While we hear stories of people visiting hospitals in the country for the same reasons they would have travelled abroad – cosmetic surgery, brain surgery, broken arms, sprained ankles, heart attacks and other medical emergencies, there is no available data to compare the country’s health indices in the past five months before the lockdown and travel restrictions.

However, the industry recorded some technological advancements especially around Telehealth, knowledge sharing through remote medical applications with other health experts outside the country and digital subscription for health insurance.

As simple as these may seem, they are progress made in pushing the industry in the right direction, which is part of the solution for the common reasons why Nigerians readily travel abroad for healthcare. If the health industry and consumers of care can hold each other accountable, seeking health care abroad would drastically reduce over time.

Over 99 countries recorded confirmed cases of COVID-19 leading to governments banning flights to certain countries as well as restricting travelers from affected regions and changing visa requirements. These restrictions and virus fears have greatly impacted the travel industry negatively.

Countries, businesses, and healthcare providers cannot just fold their arms and wait for things to get back to normal. The Nigerian government in reaction released 100-billion-naira health intervention fund through the CBN leading to opened opportunities for new leadership, collaboration, growth, and infrastructural development in the industry.

Reducing the outflow of undue international health travel and limiting capital flights may be influenced on how much our country was affected by the pandemic, what the government did or did not do, and the post-COVID-19 view of risk by the potential medical travellers in the next few years.

Following the relaxation of lockdowns, many countries have started relaxing the travel restrictions. Airlines are seen resuming international travels and many people are looking to commence travelling amidst the strict biosecurity measures, international travel guidelines and territorial restrictions.

Will people still want to fly long distances? Travel will get more expensive, inconveniencing in terms of time zones, connections for long flights, etc., pre-travel preparations, requirements, and longer lines in the airport for screening, reduced inflight movements will be quite discomforting and post-travel quarantine.

WHO still warns that sick travelers and persons at risk including elderly travelers and people with chronic diseases or underlying health conditions, should delay or avoid travelling internationally to and from areas with community transmission.

It is reported that COVID-19 appears to be deadlier than seasonal influenza, but far less deadly than SARS, MERS or Ebola, with a death rate average of 3.5% that could drop to 1%. However, there is still much we do not know about this disease. Many medical travelers fall into the high-risk categories and so are mostly at risk.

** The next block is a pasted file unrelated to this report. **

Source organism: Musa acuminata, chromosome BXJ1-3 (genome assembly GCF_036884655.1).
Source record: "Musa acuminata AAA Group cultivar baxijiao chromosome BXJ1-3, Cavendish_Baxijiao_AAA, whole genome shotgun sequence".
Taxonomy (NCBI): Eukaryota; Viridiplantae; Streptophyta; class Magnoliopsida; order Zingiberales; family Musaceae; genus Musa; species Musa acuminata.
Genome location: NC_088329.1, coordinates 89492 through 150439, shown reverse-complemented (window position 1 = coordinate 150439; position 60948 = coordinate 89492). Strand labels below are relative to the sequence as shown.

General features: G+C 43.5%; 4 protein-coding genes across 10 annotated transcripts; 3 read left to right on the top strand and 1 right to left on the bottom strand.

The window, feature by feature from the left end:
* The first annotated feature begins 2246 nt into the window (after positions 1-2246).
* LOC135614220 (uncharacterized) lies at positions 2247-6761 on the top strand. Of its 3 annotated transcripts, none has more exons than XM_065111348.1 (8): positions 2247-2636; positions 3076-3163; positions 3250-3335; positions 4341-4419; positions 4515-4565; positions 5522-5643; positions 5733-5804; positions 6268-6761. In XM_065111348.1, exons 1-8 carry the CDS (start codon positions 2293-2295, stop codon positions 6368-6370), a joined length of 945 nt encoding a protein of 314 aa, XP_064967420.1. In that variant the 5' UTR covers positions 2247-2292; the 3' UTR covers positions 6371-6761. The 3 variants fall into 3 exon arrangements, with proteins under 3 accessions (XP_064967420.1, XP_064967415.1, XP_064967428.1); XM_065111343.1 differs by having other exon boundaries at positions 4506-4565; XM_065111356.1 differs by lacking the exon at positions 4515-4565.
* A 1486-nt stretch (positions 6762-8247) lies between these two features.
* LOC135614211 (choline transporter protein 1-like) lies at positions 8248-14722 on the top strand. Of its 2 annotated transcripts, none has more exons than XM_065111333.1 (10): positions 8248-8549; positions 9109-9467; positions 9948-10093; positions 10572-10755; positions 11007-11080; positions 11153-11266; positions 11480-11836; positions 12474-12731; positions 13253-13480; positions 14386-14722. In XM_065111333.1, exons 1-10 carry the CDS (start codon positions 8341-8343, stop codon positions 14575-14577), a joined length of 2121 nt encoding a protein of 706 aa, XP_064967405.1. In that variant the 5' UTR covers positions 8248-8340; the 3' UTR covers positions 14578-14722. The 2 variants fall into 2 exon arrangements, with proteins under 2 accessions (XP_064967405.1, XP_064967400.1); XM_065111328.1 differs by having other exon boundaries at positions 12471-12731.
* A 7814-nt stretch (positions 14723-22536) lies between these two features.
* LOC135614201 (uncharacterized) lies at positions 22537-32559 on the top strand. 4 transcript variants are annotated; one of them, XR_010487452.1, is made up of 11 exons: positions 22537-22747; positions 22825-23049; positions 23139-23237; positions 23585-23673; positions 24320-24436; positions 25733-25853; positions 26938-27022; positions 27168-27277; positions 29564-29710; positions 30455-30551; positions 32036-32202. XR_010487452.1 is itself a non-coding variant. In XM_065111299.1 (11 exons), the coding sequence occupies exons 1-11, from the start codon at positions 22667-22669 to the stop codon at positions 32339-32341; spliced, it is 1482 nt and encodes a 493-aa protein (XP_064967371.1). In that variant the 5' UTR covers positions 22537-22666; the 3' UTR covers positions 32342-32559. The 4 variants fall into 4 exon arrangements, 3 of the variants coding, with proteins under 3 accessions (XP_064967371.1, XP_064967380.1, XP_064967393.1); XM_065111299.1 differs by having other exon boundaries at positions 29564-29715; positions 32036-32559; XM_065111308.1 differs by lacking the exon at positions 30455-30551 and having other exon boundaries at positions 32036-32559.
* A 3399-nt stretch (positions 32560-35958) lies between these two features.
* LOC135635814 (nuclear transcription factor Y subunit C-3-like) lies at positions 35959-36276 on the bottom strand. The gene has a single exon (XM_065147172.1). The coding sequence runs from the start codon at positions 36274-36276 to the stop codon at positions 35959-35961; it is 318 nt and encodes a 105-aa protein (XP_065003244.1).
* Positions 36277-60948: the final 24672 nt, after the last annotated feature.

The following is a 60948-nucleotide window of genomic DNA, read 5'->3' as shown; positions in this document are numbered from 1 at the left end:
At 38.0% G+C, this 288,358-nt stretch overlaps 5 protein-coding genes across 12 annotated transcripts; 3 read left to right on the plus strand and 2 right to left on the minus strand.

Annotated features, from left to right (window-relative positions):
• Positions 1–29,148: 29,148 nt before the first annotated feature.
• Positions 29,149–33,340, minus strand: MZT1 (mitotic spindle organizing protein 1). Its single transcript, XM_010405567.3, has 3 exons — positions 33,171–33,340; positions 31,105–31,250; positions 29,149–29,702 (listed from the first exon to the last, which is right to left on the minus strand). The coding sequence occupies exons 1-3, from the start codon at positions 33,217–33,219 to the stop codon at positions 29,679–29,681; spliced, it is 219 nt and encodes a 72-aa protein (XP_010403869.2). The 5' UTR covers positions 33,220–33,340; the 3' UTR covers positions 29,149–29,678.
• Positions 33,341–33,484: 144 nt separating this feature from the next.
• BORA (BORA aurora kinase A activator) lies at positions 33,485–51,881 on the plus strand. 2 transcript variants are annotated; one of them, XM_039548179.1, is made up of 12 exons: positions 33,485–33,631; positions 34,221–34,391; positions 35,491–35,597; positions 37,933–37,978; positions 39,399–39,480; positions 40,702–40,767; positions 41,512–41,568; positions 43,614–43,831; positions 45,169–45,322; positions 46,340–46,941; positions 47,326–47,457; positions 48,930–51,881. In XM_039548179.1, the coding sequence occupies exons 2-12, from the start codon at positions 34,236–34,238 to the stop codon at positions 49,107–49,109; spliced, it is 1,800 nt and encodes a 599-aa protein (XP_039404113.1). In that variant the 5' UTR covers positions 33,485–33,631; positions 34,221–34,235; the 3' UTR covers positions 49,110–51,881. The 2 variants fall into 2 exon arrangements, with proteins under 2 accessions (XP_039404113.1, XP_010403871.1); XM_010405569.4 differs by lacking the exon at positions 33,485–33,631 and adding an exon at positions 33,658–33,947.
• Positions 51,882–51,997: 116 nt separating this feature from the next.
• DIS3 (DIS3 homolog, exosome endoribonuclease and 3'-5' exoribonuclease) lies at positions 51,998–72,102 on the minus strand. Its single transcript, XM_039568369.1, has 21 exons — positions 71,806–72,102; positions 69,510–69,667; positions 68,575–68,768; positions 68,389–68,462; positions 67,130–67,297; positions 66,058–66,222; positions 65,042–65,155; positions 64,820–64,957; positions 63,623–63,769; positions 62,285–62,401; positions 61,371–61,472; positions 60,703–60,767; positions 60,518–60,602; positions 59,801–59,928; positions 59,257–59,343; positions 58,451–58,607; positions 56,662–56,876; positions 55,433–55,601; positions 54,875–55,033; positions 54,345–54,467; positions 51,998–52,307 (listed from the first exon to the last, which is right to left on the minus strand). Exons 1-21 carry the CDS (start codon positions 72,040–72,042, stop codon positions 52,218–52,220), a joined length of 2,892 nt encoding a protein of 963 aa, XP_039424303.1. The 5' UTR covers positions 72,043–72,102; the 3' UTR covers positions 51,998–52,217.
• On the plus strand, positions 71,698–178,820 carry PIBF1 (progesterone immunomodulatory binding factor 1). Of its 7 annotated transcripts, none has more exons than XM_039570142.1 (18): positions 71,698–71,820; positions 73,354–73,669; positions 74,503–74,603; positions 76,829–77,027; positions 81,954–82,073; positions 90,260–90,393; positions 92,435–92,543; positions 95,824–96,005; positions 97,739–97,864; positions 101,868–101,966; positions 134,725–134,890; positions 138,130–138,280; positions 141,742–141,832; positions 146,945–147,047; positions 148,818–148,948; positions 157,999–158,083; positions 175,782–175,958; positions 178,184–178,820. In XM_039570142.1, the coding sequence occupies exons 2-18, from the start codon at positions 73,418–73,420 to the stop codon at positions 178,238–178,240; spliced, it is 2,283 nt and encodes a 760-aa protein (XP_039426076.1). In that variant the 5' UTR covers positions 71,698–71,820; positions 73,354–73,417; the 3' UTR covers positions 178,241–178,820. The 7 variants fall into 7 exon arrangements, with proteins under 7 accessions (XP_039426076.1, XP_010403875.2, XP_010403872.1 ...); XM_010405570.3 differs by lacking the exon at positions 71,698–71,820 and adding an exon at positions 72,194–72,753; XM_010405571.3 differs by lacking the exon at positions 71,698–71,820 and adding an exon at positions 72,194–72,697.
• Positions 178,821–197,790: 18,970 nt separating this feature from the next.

The risk of severe disease gradually increases with age starting from around 40 years. It is important that adults in this age range protect themselves and in turn protect others that may be more vulnerable. According to the World Economic Forum (WEF), “Pandemics top national risk-management frameworks in many countries and each outbreak of a potentially dangerous infection prompts authorities to ask a rational set of questions”.

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Countries must then strike a fine balance between protecting health, preventing economic and social disruption, and respecting human rights. The American CDC is the first to openly admit that the effects of the pandemic could last into 2021, and if this is the case, the fall out effect of international medical travel could be significant.

Consumers of health care and potential medical travellers in Nigeria needs to be encouraged to use available health providers in the country from 2021 going forward as well as to encourage both new and existing customers to pool funds in the industry which would lead to hospitals and clinics having more income and customers locally.

Not planning now for the future may be a major catastrophic and tactical mistake and this is where health insurance comes into play. Health insurance guarantees peace of mind that one can access medical care when you are at home. This significantly takes care of issues of access and affordability of health care while reducing undue seeking of health care abroad.

International health insurance will serve individuals who have real health needs abroad especially regarding cases that cannot be managed in the evolving and growing health sector in the meantime. Identifying this category of people and market will help in protecting individuals from the cost of both travel and unsustainable purchase of health care abroad.